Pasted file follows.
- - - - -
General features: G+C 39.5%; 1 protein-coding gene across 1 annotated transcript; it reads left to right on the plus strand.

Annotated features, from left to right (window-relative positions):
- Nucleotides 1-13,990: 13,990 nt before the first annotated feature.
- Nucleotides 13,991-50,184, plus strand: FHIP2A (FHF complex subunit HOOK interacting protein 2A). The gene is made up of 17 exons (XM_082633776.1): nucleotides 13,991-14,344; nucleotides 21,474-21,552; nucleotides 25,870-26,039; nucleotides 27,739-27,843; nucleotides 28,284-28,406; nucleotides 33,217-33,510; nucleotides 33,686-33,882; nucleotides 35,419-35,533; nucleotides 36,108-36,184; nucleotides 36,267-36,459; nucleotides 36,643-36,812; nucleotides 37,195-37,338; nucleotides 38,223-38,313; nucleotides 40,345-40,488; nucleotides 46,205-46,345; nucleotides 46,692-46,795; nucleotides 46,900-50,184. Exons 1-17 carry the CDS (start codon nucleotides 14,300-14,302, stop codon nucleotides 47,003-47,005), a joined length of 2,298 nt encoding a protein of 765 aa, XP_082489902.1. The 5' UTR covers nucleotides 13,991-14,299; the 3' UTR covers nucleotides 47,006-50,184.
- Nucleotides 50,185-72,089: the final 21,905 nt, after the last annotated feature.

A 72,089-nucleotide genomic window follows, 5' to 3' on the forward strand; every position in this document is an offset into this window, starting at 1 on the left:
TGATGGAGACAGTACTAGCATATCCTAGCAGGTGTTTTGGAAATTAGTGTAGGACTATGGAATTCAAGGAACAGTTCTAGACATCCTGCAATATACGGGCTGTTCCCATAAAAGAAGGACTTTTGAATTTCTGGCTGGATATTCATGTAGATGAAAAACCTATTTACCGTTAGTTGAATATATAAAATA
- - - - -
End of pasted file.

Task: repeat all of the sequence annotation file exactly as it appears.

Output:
General features: G+C 39.5%; 1 protein-coding gene across 1 annotated transcript; it reads left to right on the plus strand.

Annotated features, from left to right (window-relative positions):
- Nucleotides 1-13,990: 13,990 nt before the first annotated feature.
- Nucleotides 13,991-50,184, plus strand: FHIP2A (FHF complex subunit HOOK interacting protein 2A). The gene is made up of 17 exons (XM_082633776.1): nucleotides 13,991-14,344; nucleotides 21,474-21,552; nucleotides 25,870-26,039; nucleotides 27,739-27,843; nucleotides 28,284-28,406; nucleotides 33,217-33,510; nucleotides 33,686-33,882; nucleotides 35,419-35,533; nucleotides 36,108-36,184; nucleotides 36,267-36,459; nucleotides 36,643-36,812; nucleotides 37,195-37,338; nucleotides 38,223-38,313; nucleotides 40,345-40,488; nucleotides 46,205-46,345; nucleotides 46,692-46,795; nucleotides 46,900-50,184. Exons 1-17 carry the CDS (start codon nucleotides 14,300-14,302, stop codon nucleotides 47,003-47,005), a joined length of 2,298 nt encoding a protein of 765 aa, XP_082489902.1. The 5' UTR covers nucleotides 13,991-14,299; the 3' UTR covers nucleotides 47,006-50,184.
- Nucleotides 50,185-72,089: the final 21,905 nt, after the last annotated feature.

A 72,089-nucleotide genomic window follows, 5' to 3' on the forward strand; every position in this document is an offset into this window, starting at 1 on the left:
TGATGGAGACAGTACTAGCATATCCTAGCAGGTGTTTTGGAAATTAGTGTAGGACTATGGAATTCAAGGAACAGTTCTAGACATCCTGCAATATACGGGCTGTTCCCATAAAAGAAGGACTTTTGAATTTCTGGCTGGATATTCATGTAGATGAAAAACCTATTTACCGTTAGTTGAATATATAAAATA